Turkish Nationality: The Most Desired Citizenship Program among GCC Expats

Citizenship by Investment programs have been witnessing some major changes and one of them is the introduction of the new Turkish citizenship program which was published on the Official Gazette and entered into force in September 2018. The new law requires a minimum Real Estate investment of USD 250,000 and the citizenship could be obtained in approximately 6 months.

With over 4 million Arabs residing in Turkey, the country is certainly one of the most desirable destinations for Middle Eastern people. Historically Arabs feel at home in Turkey, love Istanbul and the demand for the newly launched citizenship program shows so. Turkey has the 17th largest economy in the world and its on its way to hit the 1 billion USD mark in GDP in 2020.

In 2018 Turkey has seen an increase in real estate sales by over 20%. This is largely due to the drop of the property prices after the imposed US sanctions that weakened the Turkish Lira. Buying a property in Turkey today is almost 50% cheaper than a year ago only due to the exchange rate.  With the amendment of the citizenship legislation, sales in Turkey are set to fly.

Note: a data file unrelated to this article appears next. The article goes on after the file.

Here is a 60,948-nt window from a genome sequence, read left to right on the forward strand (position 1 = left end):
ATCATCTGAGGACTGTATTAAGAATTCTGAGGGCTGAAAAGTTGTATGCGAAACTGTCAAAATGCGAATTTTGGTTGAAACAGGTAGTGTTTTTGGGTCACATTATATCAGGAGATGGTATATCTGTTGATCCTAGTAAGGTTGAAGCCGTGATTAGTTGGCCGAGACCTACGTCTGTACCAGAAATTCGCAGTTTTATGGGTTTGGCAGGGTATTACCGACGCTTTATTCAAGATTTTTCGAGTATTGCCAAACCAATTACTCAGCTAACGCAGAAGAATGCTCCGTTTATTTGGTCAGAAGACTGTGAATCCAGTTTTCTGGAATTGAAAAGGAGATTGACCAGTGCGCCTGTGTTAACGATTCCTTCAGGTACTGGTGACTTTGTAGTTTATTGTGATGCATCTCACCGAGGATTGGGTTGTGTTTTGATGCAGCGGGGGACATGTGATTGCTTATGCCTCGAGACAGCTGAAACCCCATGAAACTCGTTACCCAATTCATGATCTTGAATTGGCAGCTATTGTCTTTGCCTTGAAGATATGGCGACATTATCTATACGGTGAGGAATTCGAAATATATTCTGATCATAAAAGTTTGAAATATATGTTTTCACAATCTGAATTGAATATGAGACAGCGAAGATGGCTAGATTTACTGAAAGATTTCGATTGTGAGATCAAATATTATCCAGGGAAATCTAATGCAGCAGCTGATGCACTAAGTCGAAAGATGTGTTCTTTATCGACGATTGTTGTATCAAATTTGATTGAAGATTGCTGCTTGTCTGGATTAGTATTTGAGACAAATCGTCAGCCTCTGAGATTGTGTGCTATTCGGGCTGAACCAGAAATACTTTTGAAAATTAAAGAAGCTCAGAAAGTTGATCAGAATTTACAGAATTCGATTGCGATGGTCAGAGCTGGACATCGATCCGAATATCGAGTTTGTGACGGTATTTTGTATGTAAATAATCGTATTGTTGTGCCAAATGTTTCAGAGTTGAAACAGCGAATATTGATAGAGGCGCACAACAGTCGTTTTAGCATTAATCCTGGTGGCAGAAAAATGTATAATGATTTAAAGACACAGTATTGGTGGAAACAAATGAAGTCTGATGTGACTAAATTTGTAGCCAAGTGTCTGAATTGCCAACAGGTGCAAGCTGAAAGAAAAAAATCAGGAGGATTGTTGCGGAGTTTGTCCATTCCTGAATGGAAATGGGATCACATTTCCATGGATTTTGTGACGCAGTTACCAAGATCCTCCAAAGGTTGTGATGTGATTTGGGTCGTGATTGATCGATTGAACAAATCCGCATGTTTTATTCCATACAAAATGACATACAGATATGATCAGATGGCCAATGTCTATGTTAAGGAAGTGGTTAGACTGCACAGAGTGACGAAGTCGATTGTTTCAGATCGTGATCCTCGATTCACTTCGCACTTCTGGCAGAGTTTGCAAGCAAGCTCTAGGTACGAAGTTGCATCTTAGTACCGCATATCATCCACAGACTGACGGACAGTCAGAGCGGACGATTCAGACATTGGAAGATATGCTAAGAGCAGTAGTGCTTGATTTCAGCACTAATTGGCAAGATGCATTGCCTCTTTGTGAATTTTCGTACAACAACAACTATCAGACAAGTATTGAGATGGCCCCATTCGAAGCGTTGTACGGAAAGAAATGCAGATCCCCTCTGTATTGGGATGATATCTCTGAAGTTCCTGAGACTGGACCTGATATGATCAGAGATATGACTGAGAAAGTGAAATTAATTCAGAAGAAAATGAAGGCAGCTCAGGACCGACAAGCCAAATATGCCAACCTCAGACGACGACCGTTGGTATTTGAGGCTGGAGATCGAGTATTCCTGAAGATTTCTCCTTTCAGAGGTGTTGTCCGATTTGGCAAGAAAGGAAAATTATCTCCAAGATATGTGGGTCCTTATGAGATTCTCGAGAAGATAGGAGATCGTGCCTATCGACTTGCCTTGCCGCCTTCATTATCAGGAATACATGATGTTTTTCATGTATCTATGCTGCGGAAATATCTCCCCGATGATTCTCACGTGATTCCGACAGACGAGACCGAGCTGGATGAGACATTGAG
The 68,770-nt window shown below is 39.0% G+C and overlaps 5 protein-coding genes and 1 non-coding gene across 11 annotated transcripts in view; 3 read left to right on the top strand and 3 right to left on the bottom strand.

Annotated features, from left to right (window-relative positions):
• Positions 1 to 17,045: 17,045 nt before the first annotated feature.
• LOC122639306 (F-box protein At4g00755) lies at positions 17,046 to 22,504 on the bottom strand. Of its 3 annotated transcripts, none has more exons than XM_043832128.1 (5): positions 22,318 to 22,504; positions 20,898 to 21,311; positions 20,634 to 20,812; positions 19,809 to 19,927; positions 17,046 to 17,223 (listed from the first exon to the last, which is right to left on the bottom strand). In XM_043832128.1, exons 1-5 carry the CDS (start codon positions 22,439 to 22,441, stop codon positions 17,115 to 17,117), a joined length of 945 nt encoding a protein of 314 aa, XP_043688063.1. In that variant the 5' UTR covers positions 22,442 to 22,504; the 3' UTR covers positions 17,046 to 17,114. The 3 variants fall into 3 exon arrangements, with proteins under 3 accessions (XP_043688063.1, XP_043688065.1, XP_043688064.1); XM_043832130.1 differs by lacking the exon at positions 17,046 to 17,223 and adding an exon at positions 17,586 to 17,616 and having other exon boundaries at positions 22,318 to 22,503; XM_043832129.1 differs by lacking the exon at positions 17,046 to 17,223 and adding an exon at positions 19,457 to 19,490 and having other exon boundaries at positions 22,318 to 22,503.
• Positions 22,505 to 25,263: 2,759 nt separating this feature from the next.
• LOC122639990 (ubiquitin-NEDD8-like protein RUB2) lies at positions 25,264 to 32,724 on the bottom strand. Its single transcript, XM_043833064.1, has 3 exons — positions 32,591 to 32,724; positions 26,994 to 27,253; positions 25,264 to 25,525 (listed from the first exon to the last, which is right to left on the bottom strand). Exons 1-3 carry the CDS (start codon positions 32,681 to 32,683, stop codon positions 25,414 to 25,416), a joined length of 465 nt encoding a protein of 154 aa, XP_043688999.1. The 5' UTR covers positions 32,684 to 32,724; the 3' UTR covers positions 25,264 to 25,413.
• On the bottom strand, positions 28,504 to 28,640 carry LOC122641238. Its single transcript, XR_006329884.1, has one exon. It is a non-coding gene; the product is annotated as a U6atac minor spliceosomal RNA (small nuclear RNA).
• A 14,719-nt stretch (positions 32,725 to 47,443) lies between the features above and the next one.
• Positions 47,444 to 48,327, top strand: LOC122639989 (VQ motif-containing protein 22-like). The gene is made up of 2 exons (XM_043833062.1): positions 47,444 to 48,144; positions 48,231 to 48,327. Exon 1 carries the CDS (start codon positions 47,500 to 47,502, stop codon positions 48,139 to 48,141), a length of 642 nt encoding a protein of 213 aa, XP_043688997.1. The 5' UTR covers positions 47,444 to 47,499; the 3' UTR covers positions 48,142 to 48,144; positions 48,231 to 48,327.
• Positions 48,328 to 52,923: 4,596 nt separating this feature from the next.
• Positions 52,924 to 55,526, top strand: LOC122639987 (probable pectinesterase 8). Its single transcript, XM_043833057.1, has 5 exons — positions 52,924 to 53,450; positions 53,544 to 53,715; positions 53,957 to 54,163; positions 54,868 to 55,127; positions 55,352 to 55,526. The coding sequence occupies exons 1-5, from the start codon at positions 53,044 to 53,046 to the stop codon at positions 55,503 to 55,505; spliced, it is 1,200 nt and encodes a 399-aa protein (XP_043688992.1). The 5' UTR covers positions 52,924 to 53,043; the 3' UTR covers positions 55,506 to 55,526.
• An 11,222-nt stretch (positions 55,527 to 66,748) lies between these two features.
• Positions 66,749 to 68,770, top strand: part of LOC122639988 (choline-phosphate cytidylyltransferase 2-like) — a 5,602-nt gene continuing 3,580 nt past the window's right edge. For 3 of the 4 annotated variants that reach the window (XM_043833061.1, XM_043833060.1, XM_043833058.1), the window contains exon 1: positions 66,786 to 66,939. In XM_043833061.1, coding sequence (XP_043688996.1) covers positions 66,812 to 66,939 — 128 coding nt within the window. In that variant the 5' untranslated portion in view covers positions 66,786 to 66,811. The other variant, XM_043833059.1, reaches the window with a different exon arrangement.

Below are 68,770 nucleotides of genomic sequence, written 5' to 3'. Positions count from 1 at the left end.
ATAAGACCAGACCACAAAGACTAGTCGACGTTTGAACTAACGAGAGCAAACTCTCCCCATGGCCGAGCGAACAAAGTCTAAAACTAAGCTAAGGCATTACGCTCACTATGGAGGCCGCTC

There are many advantageous aspects of becoming a Turkish citizen. Firstly, investors can obtain the citizenship without ever residing in Turkey and within a period of approximately 6 months from submission of the citizenship application.

There is a high number of expats from countries like Iraq, Lebanon, Syria, Yemen and Egypt to name a few, who currently reside in the GCC, facing difficulties to obtain visas due to their current passports and looking for options. Turkey poses a good investment choice for them as it allows the option of owning property as well as a strong passport simultaneously and the possibility of moving to Turkey if they wish.

Turkey offers applicants the eligibility to become citizens through multiple ways such as a fix deposit of USD 500,000 for 3 years in a bank operating in Turkey; a fixed capital investment; or even generate employment in Turkey. However, the most interesting option is through investing in Turkey’s suppressed real estate market.